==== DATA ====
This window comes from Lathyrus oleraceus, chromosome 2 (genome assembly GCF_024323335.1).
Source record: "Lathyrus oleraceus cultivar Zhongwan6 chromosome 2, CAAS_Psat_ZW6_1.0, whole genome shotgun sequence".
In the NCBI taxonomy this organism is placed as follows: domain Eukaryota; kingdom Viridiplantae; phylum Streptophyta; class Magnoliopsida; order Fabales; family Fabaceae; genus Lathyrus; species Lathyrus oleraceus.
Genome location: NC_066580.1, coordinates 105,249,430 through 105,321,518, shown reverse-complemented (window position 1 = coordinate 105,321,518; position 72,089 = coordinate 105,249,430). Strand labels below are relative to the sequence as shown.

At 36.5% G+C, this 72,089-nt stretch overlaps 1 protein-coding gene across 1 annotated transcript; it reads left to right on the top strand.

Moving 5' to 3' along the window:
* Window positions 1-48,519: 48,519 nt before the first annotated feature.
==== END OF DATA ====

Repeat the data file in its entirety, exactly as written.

This window comes from Lathyrus oleraceus, chromosome 2 (genome assembly GCF_024323335.1).
Source record: "Lathyrus oleraceus cultivar Zhongwan6 chromosome 2, CAAS_Psat_ZW6_1.0, whole genome shotgun sequence".
In the NCBI taxonomy this organism is placed as follows: domain Eukaryota; kingdom Viridiplantae; phylum Streptophyta; class Magnoliopsida; order Fabales; family Fabaceae; genus Lathyrus; species Lathyrus oleraceus.
Genome location: NC_066580.1, coordinates 105,249,430 through 105,321,518, shown reverse-complemented (window position 1 = coordinate 105,321,518; position 72,089 = coordinate 105,249,430). Strand labels below are relative to the sequence as shown.

At 36.5% G+C, this 72,089-nt stretch overlaps 1 protein-coding gene across 1 annotated transcript; it reads left to right on the top strand.

Moving 5' to 3' along the window:
* Window positions 1-48,519: 48,519 nt before the first annotated feature.